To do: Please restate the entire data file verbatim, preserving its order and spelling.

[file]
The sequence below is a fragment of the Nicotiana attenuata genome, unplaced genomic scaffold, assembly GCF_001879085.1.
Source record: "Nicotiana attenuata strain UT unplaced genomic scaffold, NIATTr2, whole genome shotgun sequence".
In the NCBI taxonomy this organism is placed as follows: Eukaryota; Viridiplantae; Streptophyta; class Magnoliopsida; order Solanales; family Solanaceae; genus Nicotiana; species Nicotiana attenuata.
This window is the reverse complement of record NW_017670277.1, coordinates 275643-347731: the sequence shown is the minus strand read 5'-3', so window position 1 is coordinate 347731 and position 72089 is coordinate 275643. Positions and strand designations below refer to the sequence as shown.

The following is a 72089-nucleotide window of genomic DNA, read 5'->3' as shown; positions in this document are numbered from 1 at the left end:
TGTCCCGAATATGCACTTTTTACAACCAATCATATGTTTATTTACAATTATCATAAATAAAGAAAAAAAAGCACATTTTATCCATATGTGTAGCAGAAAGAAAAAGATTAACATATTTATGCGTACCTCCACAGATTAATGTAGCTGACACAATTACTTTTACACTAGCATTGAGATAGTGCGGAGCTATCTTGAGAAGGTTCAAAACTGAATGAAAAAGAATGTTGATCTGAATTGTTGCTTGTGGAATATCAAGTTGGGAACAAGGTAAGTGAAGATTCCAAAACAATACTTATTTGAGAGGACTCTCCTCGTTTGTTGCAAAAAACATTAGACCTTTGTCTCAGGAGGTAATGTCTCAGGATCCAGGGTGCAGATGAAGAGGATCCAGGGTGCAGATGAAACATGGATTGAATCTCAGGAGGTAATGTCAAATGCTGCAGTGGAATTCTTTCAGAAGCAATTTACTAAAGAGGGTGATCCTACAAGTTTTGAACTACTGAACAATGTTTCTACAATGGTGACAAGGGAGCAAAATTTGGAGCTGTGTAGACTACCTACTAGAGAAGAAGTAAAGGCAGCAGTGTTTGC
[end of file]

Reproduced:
The sequence below is a fragment of the Nicotiana attenuata genome, unplaced genomic scaffold, assembly GCF_001879085.1.
Source record: "Nicotiana attenuata strain UT unplaced genomic scaffold, NIATTr2, whole genome shotgun sequence".
In the NCBI taxonomy this organism is placed as follows: Eukaryota; Viridiplantae; Streptophyta; class Magnoliopsida; order Solanales; family Solanaceae; genus Nicotiana; species Nicotiana attenuata.
This window is the reverse complement of record NW_017670277.1, coordinates 275643-347731: the sequence shown is the minus strand read 5'-3', so window position 1 is coordinate 347731 and position 72089 is coordinate 275643. Positions and strand designations below refer to the sequence as shown.

The following is a 72089-nucleotide window of genomic DNA, read 5'->3' as shown; positions in this document are numbered from 1 at the left end:
TGTCCCGAATATGCACTTTTTACAACCAATCATATGTTTATTTACAATTATCATAAATAAAGAAAAAAAAGCACATTTTATCCATATGTGTAGCAGAAAGAAAAAGATTAACATATTTATGCGTACCTCCACAGATTAATGTAGCTGACACAATTACTTTTACACTAGCATTGAGATAGTGCGGAGCTATCTTGAGAAGGTTCAAAACTGAATGAAAAAGAATGTTGATCTGAATTGTTGCTTGTGGAATATCAAGTTGGGAACAAGGTAAGTGAAGATTCCAAAACAATACTTATTTGAGAGGACTCTCCTCGTTTGTTGCAAAAAACATTAGACCTTTGTCTCAGGAGGTAATGTCTCAGGATCCAGGGTGCAGATGAAGAGGATCCAGGGTGCAGATGAAACATGGATTGAATCTCAGGAGGTAATGTCAAATGCTGCAGTGGAATTCTTTCAGAAGCAATTTACTAAAGAGGGTGATCCTACAAGTTTTGAACTACTGAACAATGTTTCTACAATGGTGACAAGGGAGCAAAATTTGGAGCTGTGTAGACTACCTACTAGAGAAGAAGTAAAGGCAGCAGTGTTTGC